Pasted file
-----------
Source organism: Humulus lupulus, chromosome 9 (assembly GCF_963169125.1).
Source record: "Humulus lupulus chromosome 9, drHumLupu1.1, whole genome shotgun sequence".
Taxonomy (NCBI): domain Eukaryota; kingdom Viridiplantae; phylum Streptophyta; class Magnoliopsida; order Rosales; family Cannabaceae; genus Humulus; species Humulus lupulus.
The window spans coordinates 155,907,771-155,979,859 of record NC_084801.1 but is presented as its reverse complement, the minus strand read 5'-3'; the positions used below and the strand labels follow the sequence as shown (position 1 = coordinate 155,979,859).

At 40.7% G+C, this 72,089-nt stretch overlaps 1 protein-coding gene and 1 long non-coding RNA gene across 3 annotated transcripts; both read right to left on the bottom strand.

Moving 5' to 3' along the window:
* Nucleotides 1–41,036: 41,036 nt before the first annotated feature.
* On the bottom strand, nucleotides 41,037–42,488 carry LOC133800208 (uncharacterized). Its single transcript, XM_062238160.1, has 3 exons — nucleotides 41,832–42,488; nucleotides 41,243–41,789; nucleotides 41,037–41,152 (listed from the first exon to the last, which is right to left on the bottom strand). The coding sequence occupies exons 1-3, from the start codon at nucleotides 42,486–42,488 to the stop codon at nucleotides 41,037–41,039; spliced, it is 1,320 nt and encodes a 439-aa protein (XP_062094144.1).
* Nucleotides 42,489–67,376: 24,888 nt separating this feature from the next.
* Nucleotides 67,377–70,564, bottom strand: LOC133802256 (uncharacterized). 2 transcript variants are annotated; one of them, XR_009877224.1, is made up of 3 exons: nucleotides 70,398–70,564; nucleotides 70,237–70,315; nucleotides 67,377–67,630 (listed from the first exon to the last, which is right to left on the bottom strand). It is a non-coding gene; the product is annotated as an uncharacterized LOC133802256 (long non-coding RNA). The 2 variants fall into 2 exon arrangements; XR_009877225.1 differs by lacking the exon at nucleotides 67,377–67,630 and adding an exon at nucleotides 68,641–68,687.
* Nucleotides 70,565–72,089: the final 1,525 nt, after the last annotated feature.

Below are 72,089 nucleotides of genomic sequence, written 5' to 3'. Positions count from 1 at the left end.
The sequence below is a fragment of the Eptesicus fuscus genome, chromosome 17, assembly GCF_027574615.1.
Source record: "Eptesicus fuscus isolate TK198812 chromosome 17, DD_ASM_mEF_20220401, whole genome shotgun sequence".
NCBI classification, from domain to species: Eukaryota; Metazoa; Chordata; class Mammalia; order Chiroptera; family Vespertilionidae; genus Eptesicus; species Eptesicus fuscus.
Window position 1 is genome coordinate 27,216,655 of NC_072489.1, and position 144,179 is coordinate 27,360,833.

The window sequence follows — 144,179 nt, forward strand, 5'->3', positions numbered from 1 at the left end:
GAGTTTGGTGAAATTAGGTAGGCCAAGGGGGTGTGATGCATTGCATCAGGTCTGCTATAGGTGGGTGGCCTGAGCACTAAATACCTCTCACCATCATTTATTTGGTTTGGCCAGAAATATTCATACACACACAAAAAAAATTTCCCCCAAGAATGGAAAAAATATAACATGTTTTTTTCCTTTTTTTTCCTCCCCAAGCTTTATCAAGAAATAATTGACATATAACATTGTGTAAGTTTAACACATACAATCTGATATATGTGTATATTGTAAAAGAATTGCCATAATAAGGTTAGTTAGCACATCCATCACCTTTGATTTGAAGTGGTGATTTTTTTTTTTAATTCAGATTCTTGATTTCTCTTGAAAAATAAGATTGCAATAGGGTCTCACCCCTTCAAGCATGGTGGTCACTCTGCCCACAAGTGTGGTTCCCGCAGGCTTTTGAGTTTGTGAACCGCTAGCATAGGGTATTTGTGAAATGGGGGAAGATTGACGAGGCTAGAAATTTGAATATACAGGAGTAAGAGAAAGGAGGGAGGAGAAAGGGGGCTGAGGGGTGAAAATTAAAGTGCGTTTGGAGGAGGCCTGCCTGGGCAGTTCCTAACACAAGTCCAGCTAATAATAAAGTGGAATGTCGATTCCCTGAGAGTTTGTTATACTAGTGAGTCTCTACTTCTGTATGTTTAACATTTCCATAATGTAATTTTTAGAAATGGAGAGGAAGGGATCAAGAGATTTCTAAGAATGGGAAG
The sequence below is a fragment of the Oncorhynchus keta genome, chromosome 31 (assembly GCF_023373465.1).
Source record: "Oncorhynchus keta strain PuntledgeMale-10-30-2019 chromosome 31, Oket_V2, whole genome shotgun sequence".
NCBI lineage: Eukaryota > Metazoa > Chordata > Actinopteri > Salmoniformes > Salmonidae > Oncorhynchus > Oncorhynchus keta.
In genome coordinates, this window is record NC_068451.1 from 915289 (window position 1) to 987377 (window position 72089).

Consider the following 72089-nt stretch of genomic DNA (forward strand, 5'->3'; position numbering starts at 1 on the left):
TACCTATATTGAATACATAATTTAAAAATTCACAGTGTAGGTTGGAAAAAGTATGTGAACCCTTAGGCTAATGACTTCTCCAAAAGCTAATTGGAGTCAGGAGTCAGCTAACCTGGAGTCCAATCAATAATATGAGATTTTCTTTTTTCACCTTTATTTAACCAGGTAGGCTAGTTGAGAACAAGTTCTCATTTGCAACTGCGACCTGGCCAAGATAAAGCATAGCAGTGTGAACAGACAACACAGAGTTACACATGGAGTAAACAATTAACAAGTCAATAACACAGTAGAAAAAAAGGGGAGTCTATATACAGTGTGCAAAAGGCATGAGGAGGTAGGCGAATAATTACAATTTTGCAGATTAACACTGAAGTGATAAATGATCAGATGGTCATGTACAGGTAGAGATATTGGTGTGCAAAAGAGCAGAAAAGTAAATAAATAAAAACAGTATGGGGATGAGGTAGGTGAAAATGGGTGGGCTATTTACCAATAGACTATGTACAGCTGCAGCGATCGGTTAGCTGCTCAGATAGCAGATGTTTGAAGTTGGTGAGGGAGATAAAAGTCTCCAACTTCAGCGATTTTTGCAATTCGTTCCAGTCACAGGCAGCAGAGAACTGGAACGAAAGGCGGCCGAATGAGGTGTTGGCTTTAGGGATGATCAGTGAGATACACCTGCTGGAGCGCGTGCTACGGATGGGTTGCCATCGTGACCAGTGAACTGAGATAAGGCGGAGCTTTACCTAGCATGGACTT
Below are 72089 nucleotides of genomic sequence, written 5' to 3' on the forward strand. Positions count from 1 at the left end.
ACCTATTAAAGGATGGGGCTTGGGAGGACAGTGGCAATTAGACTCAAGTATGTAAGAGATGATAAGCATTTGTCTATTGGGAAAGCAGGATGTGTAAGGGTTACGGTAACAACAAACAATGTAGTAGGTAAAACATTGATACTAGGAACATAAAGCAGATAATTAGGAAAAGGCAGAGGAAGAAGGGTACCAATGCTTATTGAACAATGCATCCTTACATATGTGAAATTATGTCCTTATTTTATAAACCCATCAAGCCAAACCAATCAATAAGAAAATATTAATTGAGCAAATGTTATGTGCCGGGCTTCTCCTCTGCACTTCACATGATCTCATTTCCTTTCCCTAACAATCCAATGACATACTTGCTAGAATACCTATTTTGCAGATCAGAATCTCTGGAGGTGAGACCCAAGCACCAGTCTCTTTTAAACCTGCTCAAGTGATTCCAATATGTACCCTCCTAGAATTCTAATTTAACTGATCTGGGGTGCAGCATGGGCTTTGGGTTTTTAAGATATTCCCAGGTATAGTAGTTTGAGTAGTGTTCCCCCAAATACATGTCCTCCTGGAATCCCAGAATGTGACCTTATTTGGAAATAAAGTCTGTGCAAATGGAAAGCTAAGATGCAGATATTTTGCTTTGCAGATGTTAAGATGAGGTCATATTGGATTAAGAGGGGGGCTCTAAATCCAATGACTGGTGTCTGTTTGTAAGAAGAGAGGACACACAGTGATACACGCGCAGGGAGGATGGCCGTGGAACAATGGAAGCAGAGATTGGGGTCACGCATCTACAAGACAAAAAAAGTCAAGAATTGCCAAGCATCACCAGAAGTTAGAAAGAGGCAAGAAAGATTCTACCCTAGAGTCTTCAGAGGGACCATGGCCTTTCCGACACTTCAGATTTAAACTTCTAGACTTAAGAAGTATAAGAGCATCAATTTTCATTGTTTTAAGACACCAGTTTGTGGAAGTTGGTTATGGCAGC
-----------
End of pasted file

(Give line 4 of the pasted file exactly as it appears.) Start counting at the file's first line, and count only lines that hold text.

The window spans coordinates 155,907,771-155,979,859 of record NC_084801.1 but is presented as its reverse complement, the minus strand read 5'-3'; the positions used below and the strand labels follow the sequence as shown (position 1 = coordinate 155,979,859).